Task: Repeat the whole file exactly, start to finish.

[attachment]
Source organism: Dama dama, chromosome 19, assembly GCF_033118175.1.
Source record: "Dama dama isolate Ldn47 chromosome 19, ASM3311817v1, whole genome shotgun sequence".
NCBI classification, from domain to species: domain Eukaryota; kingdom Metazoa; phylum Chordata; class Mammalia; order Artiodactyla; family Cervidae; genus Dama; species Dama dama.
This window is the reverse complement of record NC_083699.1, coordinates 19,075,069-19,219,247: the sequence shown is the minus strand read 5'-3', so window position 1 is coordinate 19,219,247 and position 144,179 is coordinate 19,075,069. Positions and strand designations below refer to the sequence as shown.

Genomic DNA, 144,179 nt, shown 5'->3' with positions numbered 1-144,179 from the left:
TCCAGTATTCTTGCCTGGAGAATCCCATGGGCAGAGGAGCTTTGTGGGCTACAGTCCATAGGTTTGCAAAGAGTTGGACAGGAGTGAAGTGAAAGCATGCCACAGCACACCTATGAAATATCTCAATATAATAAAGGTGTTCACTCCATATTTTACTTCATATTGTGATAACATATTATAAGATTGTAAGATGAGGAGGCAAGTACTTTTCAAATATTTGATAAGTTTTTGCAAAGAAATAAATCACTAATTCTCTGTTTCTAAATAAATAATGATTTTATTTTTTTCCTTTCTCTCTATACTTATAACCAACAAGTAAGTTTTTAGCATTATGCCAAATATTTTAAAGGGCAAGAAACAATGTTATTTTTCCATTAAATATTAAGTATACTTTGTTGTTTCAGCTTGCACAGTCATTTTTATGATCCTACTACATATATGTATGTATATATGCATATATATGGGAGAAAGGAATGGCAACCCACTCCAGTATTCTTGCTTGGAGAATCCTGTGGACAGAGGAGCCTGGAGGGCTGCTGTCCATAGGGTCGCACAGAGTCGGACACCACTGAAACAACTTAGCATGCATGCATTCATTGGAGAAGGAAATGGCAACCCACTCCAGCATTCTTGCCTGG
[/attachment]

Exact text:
Source organism: Dama dama, chromosome 19, assembly GCF_033118175.1.
Source record: "Dama dama isolate Ldn47 chromosome 19, ASM3311817v1, whole genome shotgun sequence".
NCBI classification, from domain to species: domain Eukaryota; kingdom Metazoa; phylum Chordata; class Mammalia; order Artiodactyla; family Cervidae; genus Dama; species Dama dama.
This window is the reverse complement of record NC_083699.1, coordinates 19,075,069-19,219,247: the sequence shown is the minus strand read 5'-3', so window position 1 is coordinate 19,219,247 and position 144,179 is coordinate 19,075,069. Positions and strand designations below refer to the sequence as shown.

Genomic DNA, 144,179 nt, shown 5'->3' with positions numbered 1-144,179 from the left:
TCCAGTATTCTTGCCTGGAGAATCCCATGGGCAGAGGAGCTTTGTGGGCTACAGTCCATAGGTTTGCAAAGAGTTGGACAGGAGTGAAGTGAAAGCATGCCACAGCACACCTATGAAATATCTCAATATAATAAAGGTGTTCACTCCATATTTTACTTCATATTGTGATAACATATTATAAGATTGTAAGATGAGGAGGCAAGTACTTTTCAAATATTTGATAAGTTTTTGCAAAGAAATAAATCACTAATTCTCTGTTTCTAAATAAATAATGATTTTATTTTTTTCCTTTCTCTCTATACTTATAACCAACAAGTAAGTTTTTAGCATTATGCCAAATATTTTAAAGGGCAAGAAACAATGTTATTTTTCCATTAAATATTAAGTATACTTTGTTGTTTCAGCTTGCACAGTCATTTTTATGATCCTACTACATATATGTATGTATATATGCATATATATGGGAGAAAGGAATGGCAACCCACTCCAGTATTCTTGCTTGGAGAATCCTGTGGACAGAGGAGCCTGGAGGGCTGCTGTCCATAGGGTCGCACAGAGTCGGACACCACTGAAACAACTTAGCATGCATGCATTCATTGGAGAAGGAAATGGCAACCCACTCCAGCATTCTTGCCTGG